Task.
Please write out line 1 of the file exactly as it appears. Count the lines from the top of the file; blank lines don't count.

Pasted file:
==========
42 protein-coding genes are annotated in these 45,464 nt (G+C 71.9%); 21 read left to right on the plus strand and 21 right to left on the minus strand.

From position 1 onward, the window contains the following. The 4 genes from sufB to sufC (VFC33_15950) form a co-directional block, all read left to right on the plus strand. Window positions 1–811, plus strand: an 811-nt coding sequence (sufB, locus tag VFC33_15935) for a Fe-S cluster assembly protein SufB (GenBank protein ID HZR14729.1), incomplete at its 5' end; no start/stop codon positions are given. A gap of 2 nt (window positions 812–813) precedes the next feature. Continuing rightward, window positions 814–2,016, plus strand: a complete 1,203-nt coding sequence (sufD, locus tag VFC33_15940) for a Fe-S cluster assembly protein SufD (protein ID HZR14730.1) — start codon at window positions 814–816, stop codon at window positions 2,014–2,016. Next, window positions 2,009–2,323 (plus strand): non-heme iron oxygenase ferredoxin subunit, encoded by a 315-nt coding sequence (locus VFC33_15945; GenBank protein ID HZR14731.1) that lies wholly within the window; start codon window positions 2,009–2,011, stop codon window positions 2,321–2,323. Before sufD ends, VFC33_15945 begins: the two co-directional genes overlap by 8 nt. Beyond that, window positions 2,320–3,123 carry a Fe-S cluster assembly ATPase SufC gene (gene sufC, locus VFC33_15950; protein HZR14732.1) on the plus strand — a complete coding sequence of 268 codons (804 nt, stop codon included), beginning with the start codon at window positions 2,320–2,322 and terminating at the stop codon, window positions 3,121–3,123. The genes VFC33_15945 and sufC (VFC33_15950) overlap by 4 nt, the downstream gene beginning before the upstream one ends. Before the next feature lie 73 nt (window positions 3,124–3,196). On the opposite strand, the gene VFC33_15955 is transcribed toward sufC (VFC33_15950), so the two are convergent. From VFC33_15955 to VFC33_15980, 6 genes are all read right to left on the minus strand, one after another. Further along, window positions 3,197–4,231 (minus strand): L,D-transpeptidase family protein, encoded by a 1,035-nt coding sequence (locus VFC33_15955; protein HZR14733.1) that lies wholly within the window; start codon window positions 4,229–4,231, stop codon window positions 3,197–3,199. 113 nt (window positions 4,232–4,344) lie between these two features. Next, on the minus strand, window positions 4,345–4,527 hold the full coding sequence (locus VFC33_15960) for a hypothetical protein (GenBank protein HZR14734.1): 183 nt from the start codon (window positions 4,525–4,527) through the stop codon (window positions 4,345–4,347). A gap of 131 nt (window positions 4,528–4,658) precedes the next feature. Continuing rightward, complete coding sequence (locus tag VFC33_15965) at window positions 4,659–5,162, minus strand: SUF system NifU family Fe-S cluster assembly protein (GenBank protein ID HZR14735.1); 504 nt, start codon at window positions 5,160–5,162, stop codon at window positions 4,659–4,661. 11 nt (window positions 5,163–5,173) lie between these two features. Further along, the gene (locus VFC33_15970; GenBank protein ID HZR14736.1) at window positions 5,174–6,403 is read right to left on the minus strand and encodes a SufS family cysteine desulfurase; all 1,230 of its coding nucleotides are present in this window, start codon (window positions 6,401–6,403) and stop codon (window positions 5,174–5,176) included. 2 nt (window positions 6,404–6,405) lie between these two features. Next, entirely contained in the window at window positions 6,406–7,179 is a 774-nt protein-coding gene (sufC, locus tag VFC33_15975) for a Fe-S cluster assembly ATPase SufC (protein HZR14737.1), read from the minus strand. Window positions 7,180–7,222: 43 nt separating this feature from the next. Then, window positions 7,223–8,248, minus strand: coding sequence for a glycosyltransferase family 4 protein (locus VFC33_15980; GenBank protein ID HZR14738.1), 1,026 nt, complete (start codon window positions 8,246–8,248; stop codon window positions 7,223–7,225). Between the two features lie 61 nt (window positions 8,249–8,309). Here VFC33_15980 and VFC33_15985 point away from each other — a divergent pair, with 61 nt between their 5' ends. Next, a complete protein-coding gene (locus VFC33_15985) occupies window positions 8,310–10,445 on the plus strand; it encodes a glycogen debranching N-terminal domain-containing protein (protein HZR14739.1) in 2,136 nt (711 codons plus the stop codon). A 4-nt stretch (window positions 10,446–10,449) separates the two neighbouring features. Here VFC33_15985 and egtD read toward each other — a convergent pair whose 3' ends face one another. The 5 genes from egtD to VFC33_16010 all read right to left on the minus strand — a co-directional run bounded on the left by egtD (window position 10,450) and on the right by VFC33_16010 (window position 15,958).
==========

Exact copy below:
42 protein-coding genes are annotated in these 45,464 nt (G+C 71.9%); 21 read left to right on the plus strand and 21 right to left on the minus strand.